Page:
Hesson: November 2023 children's book reviews

Article content

Everyone is Welcome

By Phuong Truong, Illustrated by Christine Wei

Article content

(Second Story Press)

When a young Asian girl hears that her grandmother’s friend was pushed to the ground, she begins to wonder if she is safe. At school, one of her friends tells her she is not allowed to play with her. With her mom’s reassurance and support from some of her classmates, she feels better when they make a Get-Well card for Mrs. Lee. This brightly illustrated story brings to light racism towards people with Asian backgrounds. It provides readers the opportunity to open discussions on how this affects families, and how we can appreciate and accept all cultures in our neighbourhoods.

Article content

The Only Way to Make Bread

By Cristina Quintero, Art by Sarah Gonzales

(Tundra)

Just as everyone is different, each culture has its own way of making traditional food. With softly coloured illustrations, children will explore different ways to make bread. Using favourite bowls and similar ingredients, each creation is unique. Doughs can be sticky and soft, firm, and smooth, and come in different shapes, but the process is always shared with love. Recipes at the back of the book will have young chefs excited to try these delicious variations.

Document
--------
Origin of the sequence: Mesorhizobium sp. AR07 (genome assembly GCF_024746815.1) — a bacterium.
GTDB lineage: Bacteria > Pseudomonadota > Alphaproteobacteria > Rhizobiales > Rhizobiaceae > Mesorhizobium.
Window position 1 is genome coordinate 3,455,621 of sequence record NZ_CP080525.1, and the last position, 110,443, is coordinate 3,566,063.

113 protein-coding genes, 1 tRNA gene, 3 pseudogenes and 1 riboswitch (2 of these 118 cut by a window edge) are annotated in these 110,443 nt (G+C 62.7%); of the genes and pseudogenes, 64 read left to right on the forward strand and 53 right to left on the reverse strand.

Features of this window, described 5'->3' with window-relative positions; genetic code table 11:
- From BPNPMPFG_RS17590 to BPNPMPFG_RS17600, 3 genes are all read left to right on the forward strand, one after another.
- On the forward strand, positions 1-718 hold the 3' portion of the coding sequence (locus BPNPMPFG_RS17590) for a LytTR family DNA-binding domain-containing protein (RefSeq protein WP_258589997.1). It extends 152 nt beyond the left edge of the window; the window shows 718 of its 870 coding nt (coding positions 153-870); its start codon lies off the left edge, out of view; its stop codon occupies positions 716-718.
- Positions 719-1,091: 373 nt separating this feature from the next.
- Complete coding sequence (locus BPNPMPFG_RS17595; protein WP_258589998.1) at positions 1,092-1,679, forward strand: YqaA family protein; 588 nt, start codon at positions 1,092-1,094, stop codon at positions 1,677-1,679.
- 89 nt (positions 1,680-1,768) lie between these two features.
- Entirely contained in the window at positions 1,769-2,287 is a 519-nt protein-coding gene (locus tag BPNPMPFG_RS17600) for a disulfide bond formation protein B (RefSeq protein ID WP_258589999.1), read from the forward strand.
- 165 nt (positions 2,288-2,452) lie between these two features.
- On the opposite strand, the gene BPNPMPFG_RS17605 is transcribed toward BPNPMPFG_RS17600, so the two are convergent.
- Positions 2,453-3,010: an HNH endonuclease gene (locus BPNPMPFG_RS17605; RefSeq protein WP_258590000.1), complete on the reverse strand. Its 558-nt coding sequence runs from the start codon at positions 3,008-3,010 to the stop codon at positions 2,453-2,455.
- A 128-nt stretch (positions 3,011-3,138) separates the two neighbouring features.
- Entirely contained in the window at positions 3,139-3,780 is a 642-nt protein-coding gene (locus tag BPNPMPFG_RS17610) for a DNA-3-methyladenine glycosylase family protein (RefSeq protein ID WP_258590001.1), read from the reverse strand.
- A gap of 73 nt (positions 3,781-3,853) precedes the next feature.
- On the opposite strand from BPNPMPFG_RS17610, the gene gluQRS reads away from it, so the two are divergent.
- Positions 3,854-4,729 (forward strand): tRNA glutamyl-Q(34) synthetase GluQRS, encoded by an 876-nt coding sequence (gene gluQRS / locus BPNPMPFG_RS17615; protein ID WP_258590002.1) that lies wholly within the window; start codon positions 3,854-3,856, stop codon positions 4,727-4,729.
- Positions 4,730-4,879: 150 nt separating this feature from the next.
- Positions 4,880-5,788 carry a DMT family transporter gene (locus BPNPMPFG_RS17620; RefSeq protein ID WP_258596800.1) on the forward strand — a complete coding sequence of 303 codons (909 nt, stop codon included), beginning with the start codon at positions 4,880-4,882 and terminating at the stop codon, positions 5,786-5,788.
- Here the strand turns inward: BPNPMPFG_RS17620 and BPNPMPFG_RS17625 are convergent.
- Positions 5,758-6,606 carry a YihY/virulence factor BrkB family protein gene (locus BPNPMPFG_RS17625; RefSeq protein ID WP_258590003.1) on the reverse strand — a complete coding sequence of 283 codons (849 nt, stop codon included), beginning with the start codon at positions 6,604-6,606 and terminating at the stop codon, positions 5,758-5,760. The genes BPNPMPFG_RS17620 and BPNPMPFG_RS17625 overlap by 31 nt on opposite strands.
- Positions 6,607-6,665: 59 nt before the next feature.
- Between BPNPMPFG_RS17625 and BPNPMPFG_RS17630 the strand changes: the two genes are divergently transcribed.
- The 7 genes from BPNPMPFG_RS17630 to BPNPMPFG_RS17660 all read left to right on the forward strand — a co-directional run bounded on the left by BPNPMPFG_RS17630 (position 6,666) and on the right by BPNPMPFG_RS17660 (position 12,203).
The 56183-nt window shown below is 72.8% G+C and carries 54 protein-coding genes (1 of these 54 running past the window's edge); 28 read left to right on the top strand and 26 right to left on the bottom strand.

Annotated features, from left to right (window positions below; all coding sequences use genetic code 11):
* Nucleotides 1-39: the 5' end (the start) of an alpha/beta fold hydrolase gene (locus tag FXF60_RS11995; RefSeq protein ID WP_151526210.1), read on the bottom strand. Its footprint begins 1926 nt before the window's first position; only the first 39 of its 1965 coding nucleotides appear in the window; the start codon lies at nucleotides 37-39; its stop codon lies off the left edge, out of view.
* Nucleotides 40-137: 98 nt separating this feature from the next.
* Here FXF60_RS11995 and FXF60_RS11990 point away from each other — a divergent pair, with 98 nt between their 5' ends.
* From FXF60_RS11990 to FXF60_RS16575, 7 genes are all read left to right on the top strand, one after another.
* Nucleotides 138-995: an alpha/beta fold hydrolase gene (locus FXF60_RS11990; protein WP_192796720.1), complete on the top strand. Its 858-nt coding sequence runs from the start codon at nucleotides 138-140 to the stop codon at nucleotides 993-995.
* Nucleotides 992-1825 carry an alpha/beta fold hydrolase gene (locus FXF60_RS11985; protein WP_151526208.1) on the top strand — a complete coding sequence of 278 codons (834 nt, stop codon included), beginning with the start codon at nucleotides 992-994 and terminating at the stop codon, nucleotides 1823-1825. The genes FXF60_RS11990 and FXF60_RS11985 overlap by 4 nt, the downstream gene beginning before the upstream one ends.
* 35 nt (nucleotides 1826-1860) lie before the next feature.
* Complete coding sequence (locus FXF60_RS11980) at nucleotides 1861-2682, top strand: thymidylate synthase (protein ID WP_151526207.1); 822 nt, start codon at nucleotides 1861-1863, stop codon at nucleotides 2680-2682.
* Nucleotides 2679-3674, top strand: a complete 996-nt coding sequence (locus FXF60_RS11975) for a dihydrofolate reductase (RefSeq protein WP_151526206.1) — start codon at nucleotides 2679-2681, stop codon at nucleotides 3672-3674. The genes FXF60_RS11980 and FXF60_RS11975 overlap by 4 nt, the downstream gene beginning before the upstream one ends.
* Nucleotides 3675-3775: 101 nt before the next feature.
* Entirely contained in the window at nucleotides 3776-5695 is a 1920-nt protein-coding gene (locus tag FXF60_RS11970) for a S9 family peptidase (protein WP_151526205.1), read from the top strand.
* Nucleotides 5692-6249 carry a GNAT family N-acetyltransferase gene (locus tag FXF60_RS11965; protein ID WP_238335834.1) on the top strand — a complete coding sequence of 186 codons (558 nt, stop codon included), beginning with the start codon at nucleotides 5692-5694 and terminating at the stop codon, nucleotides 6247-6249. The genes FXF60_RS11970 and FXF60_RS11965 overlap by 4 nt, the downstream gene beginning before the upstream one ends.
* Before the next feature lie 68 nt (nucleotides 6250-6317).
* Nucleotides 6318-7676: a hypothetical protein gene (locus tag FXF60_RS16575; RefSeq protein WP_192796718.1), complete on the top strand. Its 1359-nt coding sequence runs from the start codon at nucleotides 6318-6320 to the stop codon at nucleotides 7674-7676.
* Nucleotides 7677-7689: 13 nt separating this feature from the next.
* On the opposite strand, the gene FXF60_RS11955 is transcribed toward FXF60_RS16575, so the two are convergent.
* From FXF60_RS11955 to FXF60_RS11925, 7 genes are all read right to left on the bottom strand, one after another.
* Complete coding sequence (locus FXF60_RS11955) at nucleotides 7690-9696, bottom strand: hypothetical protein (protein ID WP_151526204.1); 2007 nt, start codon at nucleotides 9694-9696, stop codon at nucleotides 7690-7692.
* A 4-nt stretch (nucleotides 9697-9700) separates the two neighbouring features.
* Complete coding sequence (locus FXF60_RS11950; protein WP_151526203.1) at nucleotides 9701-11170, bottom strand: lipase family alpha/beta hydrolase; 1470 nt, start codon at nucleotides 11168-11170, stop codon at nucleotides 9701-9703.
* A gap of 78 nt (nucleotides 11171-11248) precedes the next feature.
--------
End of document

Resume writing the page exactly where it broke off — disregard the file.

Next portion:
Hesson

An Owl Without a Name

By Jenna Greene, Illustrations by Kimiko Fraser

(Wandering Fox)

In this short chapter book, a young owl has fallen from his nest. Told through his perspective, people seem very strange, and there are a lot of things that are foreign to him. He longs to return to his family, but with his injured wing, he is taken to a rehabilitation facility. There he meets not only new humans but many other owls. Everyone keeps asking his name, but he just can’t decide on something that feels right. For young owl lovers, this is a cute story about friendship, love of family, and resilience.

Article content

Hesson

Heroines, Rescuers, Rabbis, Spies

Unsung Women of the Holocaust

By Sarah Silberstein Swartz

(Second Story Press)

Sometimes the most unlikely people are heroines. This book focuses on nine women whose brave actions went mostly unrecognized in their fight against the Nazis. Although they all came from different cultures and religions, each risked their own life to save others. After preaching, photographing, journaling, spying, and providing safe shelter, these women were finally honoured. Readers will learn about their early lives and what led them to rebel against injustice. These stories of courage and kindness are an inspiration to all.

Share this article in your social network